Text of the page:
points $x\in M$ in a CFS are finite self-adjoint linear operators on $\H$. By the local correlation operator $F$ both can be identified $x \equiv \tilde{x}$.


  • Classically spinors $\psi \in \Gamma (SM)$ are sections of an associated vector bundle $SM$ with local trivialization $SM \approx M \times C^4$.
    In the setting of CFS we define spinors as elements of the spin space $S_xM = x(\H)$ (see definition spin space)

Wave functions

    • The interpretation of a wave function is similar to the in quantum mechanics. We define it as a function
      which associates a spinor to every spacetime point $x \in M$
      \psi : M \rightarrow \H \quad \text{with} \quad \psi(x) \in S_xM \quad \forall x \in M

Bundle / topological structures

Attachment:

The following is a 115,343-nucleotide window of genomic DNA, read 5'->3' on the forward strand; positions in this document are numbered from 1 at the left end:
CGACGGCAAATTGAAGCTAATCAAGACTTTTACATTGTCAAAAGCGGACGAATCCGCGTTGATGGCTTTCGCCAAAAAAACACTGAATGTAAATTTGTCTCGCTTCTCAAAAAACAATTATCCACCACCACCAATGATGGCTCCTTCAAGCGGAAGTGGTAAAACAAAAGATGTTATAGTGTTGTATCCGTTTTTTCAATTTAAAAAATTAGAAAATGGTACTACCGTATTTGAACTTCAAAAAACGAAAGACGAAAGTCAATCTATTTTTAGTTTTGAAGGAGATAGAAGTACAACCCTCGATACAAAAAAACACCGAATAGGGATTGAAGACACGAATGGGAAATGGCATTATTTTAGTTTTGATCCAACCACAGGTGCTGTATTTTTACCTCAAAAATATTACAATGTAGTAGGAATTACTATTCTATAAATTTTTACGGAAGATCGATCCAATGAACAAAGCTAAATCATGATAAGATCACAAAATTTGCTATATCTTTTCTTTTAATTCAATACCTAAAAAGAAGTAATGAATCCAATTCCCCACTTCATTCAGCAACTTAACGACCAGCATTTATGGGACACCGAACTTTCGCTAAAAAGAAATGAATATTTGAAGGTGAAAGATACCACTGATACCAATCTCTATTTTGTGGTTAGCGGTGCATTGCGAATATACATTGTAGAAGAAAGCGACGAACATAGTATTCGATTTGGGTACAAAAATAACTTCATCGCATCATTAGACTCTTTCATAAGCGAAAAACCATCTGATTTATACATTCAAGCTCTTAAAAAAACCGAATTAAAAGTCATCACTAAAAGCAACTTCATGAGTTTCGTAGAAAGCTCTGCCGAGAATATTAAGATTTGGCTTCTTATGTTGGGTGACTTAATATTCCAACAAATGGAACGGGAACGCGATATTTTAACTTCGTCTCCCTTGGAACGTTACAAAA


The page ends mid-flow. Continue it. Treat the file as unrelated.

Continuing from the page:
• Since CFS provide a framework for non-smooth geometries one can ask how topological notions on a differentiable manifold generalize to CFS.
    Since $M$ is a topological space by definition (subset topology from the operator norm on $\F$) one can create the structure of a sheaf by attaching
    to each $x$ the corresponding spin space $S_x$. This makes it possible to describe the topology by sheaf cohomology.

    Additionally, if one assumes that all space-time points are regular this gives rise to a topological vector bundle.

Clifford algebra

  • In the context of classical spin geometry one works with the Clifford algebra which is used to define the Spin algebra which then is used to define the spinor space as an associated vector bundle via Clifford multiplication. This notion is generalized in CFS via the so called Clifford subspaces. It can be seen as a generalization of the space spanned by the usual Dirac matrices.

Weyl spinors